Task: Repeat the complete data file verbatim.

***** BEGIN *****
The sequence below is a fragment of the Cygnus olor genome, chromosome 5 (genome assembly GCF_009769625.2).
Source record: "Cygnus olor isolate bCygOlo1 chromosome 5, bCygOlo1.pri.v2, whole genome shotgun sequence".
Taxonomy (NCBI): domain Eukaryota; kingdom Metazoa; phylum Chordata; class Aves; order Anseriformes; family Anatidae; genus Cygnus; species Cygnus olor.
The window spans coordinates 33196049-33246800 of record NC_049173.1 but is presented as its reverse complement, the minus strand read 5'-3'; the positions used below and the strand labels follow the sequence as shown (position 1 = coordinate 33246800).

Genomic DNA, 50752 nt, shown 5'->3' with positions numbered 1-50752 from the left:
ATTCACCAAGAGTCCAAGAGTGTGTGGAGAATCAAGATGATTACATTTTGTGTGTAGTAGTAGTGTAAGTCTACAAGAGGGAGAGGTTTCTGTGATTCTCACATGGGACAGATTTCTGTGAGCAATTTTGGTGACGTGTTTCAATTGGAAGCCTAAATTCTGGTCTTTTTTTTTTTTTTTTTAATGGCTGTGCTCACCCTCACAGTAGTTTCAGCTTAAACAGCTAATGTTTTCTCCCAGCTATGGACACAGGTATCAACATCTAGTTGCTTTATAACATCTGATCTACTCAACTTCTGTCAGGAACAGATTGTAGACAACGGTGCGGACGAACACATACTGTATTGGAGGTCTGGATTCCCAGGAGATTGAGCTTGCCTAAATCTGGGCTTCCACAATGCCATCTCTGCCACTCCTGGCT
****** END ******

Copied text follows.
The sequence below is a fragment of the Cygnus olor genome, chromosome 5 (genome assembly GCF_009769625.2).
Source record: "Cygnus olor isolate bCygOlo1 chromosome 5, bCygOlo1.pri.v2, whole genome shotgun sequence".
Taxonomy (NCBI): domain Eukaryota; kingdom Metazoa; phylum Chordata; class Aves; order Anseriformes; family Anatidae; genus Cygnus; species Cygnus olor.
The window spans coordinates 33196049-33246800 of record NC_049173.1 but is presented as its reverse complement, the minus strand read 5'-3'; the positions used below and the strand labels follow the sequence as shown (position 1 = coordinate 33246800).

Genomic DNA, 50752 nt, shown 5'->3' with positions numbered 1-50752 from the left:
ATTCACCAAGAGTCCAAGAGTGTGTGGAGAATCAAGATGATTACATTTTGTGTGTAGTAGTAGTGTAAGTCTACAAGAGGGAGAGGTTTCTGTGATTCTCACATGGGACAGATTTCTGTGAGCAATTTTGGTGACGTGTTTCAATTGGAAGCCTAAATTCTGGTCTTTTTTTTTTTTTTTTTAATGGCTGTGCTCACCCTCACAGTAGTTTCAGCTTAAACAGCTAATGTTTTCTCCCAGCTATGGACACAGGTATCAACATCTAGTTGCTTTATAACATCTGATCTACTCAACTTCTGTCAGGAACAGATTGTAGACAACGGTGCGGACGAACACATACTGTATTGGAGGTCTGGATTCCCAGGAGATTGAGCTTGCCTAAATCTGGGCTTCCACAATGCCATCTCTGCCACTCCTGGCT